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Paperback Song of Solomon Book

ISBN: 0452260116

ISBN13: 9780452260115

Song of Solomon

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Format: Paperback

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Book Overview

NEW YORK TIMES BESTSELLER - An official Oprah Winfrey's "The Books That Help Me Through" selection - The acclaimed Nobel Prize winner transfigures the coming-of-age story with this brilliantly... This description may be from another edition of this product.

Customer Reviews

7 ratings

A little racially charged

Still it was a good story character learned about himself, friendship, and roots. I didn’t dislike it

Listed as very good

This was listed as very good but it’s highlighted throughout also with notes

great great great read

one of the best books i have ever read. the themes embedded within the story and the authentic portrayal of each characters' voice allows you to see yourself as them. i highly recommend.

A Powerful and Intricate Novel

Toni Morrison's Song of Solomon captures the reader with its first sentence. While a beautifully written story, it is one with which the reader must be prepared to invest some time. Morrison makes her reader dig past the literal meaning to find the figurative because the novel is about much more than what the surface shows. Her prose contains layered meanings that at times can be difficult to grasp due to Morrison's intricate phrasing. Song of Solomon, written in 1977, depicts a divided African American family living in northern Michigan during the 1930's. As with many of her novels, Song of Solomon hits at heavy themes. Within the novel Morrison touches on issues including race, gender, geography, age, the importance of family origins, and the value of human life. With this novel Morrison's aim was to make the reader think about the value and worth of another person's life. The novel begins outside of a residential hospital, with a man preparing to jump off the building, and women struggling to give birth on the steps below. "The next day a colored baby was born inside Mercy for the first time" (9), this colored child is the main character Macon Dead, nicknamed Milkman. Next, the reader meets the other characters in the novel, including Milkman's mother, father, sisters, aunt, and his close friend Guitar. Milkman's relationship with each of this character is essential to shaping the novel's themes. Although the novel is centered on Milkman, his story is created by the lives of those around him. Through out the novel Milkman struggles to find meaning in his life. He says, "Everybody wants something from me, you know what I mean?...Something they think I got. I don't know what it is-I mean what it is they really want" (222). Milkman's effort to find that `something' takes him in many directions, the most important of these being a journey, in an effort to prove himself in the eyes of his friend and father, in search of stolen gold. What began as lust for money and power turns into something much more for Milkman. On this particular journey he is forced to re-evaluate his life, "They were troublesome thoughts, but they wouldn't go away...his self--the cocoon that was "personality"-gave the thoughts came, unobstructed" (277). The end of this journey brings understanding, and change not only to Milkman, but to all those connected to him. The story is a skillful blend of characters and plot developments that form a complex tale of human discovery which takes the reader from birth to death, from north to south, and from emptiness to fulfillment. The beauty and power of Morrison's writing is what makes this novel so effective. Morrison's descriptive words create vivid imagery and strong themes; the most prevalent of these is the importance of family, and the value of life. Morrison presents these themes amidst a setting displayed in colorful and descriptive language. Scenes such as the first, impact the reader because of the intensity of the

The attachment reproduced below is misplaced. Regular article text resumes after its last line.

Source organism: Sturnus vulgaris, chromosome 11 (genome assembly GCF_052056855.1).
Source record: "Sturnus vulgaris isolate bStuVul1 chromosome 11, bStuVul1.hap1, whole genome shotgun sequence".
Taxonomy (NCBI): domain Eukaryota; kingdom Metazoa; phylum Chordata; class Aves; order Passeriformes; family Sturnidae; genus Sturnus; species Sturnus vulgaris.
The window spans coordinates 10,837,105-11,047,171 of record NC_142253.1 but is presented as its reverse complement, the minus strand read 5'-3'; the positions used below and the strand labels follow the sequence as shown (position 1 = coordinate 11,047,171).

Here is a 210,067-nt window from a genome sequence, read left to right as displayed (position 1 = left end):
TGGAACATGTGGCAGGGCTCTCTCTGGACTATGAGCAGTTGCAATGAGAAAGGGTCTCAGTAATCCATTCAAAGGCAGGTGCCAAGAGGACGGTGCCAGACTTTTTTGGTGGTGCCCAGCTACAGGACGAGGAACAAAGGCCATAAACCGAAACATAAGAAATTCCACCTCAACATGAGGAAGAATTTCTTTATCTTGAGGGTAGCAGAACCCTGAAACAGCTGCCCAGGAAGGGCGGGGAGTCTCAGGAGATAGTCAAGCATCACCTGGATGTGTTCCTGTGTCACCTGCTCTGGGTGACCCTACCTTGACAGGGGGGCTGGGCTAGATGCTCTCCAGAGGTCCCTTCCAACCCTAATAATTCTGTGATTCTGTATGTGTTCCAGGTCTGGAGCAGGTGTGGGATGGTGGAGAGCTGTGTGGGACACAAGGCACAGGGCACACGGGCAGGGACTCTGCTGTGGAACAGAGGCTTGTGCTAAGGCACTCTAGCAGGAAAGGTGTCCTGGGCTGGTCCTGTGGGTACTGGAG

One of Toni Morrison's best novels